Thursday, February 23, 2006

Skool Dayz

The words "Skool Dayz" were a trend that all of 8th standard aped. In 5th or 6th standard we had the trend where everyone called everyone "Ya" (which I think was an Anglisized version of Yaar) and when everyone irrespective of gender was "Man".

In 8th standard we also began sticking badges (please God, help me forget the "Dudes, let's party" badge!) on our school bags. In 9th standard the trend was to buy psychedelic tie-up blouses (for girls) and for guys to buy these flowery baggy shirts. 10th standard and 11th standard passed in a haze. This haze however, had its share of Swatch watches (the ones with the pop out dials that could be pinned) and of chunky silver accesories like big green peace signs. In 12th standard it was the turn of the colored contacts. Now, if you are used to seeing your normal black eyed best friend, and one fine day, she looks at you with blue eyes, you'll probably get as a big a jolt as I did! 12th standard also saw the dandy long haired boys who used up countless bottles of gel and mousse (any memories someone?)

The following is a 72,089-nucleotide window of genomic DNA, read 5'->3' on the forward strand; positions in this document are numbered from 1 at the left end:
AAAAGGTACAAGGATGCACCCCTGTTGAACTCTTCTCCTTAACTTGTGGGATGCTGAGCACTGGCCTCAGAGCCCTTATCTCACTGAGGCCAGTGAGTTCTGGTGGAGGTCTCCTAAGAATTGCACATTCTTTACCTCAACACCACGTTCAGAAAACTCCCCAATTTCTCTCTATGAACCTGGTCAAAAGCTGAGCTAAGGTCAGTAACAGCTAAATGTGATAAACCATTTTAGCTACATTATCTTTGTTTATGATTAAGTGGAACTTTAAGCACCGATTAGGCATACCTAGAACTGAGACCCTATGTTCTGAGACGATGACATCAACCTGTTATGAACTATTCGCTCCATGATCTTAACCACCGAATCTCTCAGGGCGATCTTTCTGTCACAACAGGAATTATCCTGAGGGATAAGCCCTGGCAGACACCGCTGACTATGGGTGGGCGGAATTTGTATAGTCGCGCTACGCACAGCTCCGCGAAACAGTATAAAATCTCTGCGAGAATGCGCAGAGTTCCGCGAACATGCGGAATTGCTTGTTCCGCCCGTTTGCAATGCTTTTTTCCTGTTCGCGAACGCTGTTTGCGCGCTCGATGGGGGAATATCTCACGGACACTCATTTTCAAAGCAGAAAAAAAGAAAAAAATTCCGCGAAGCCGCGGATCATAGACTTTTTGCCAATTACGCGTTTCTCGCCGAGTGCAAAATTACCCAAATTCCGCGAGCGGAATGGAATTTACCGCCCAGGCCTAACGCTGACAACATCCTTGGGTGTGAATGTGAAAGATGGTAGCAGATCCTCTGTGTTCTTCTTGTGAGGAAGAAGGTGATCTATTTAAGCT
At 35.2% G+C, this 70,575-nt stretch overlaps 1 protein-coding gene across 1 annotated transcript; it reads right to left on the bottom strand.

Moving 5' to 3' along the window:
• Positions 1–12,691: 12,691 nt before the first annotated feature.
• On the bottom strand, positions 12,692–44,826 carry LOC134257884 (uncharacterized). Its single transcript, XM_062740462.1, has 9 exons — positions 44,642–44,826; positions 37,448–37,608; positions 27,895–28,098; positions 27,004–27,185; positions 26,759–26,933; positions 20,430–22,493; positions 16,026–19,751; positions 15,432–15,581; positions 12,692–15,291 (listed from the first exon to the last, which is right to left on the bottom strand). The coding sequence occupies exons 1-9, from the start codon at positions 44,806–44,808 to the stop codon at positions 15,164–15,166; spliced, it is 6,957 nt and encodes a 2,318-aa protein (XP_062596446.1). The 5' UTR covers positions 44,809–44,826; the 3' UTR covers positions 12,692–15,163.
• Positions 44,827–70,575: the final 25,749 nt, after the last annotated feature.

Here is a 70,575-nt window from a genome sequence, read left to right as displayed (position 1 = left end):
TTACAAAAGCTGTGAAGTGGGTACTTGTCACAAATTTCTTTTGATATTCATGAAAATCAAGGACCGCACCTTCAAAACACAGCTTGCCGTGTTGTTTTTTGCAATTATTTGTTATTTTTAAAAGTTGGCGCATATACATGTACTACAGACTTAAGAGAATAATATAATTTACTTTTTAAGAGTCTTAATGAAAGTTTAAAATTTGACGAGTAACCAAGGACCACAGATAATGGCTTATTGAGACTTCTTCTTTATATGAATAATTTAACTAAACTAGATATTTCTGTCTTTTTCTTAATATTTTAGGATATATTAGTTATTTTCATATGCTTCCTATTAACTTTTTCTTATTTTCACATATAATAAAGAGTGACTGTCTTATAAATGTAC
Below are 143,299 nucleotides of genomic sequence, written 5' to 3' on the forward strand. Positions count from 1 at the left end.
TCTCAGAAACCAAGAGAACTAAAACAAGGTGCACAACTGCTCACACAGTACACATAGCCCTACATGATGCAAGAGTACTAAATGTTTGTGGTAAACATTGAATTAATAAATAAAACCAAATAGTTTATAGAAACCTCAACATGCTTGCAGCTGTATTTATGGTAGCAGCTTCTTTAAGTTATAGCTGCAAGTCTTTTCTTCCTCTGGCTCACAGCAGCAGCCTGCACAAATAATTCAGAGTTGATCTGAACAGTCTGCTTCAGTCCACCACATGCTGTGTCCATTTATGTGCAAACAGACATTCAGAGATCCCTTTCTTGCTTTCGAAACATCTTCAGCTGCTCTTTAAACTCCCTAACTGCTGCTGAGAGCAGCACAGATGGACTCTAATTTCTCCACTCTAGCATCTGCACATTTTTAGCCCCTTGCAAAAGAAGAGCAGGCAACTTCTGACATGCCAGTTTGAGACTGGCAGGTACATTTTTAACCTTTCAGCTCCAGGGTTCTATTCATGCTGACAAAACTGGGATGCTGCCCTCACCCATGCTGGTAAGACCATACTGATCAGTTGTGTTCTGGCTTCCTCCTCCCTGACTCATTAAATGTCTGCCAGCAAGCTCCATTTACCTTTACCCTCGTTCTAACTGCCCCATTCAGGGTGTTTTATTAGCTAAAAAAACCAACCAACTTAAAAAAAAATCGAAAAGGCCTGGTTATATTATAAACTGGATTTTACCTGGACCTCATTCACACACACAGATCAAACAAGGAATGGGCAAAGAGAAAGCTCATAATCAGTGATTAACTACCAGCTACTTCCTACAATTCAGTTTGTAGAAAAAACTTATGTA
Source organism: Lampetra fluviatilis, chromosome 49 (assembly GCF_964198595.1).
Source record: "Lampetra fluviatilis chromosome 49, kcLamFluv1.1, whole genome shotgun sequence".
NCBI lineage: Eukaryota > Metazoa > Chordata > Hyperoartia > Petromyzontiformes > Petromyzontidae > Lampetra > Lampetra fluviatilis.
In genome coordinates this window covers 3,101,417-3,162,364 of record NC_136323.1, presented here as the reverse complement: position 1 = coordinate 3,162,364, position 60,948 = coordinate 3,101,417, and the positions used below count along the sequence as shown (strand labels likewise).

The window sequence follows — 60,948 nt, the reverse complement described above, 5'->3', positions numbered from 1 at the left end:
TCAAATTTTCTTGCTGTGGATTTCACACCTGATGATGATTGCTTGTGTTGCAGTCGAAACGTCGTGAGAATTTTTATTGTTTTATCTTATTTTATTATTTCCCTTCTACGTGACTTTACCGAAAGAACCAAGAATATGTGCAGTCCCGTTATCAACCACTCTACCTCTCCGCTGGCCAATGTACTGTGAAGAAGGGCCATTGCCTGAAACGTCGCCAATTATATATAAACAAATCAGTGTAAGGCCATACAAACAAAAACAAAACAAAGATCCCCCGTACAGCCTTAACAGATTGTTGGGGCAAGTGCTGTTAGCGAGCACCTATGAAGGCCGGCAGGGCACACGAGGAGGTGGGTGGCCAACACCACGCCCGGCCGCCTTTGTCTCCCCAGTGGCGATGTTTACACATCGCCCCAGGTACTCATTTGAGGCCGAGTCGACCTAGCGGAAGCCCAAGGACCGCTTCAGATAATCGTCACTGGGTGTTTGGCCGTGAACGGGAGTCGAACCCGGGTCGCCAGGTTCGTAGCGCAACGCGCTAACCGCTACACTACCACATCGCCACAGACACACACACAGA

Time for the college years. Boot-cut Levis, Fab India kurtis and delicate embroidery was the order of the day. One had to try to be as fashionable as possible without appearing fashion conscious. Got that? For boys or rather guys it was the turn of pocket pants and understated shirts. Then, in a while, Hrithik Roshan and the rest of the rippling muscle gang ushered in the era of tight tops. However, this tight top era did make men look a bit strange especially if your physique was not quite right and even if it was, it was a bit 'in your face clothing'.So the poor-physique man's answer was to wear Fab-India kurtas or Tantra t-shirts.

Why did I drone on about this? Well, I chanced upon a really cool blog for my school. These kids (yes, I'm old!)have done a great job. I saw their pics and they even had a couple of videos. These pics, especially the farewell party pictures and the basketball match pictures brought back memories of fashion faux pas. Especially, the time when some of us hired a professional hairdresser for our farewell. After proceeding to curl my hair and arrange this huge (and monstrous)pompadour on my head and heavily rouging my face, he declared his work to be a masterpiece and then went inside to get out of his work clothes as he was done for the day. As I stared in horror at my reflection in the mirrow, I saw him come out transformed into a her in a very sexy BCBG red dress.
If only wishes were..................................

Thursday, February 16, 2006


I think of Kerala all the time. The Kerala shown in periodicals and magazines and in the news, is either the Kerala with sun soaked beaches or the Communist Kerala soaked in red where unemployment is the flavor of the day.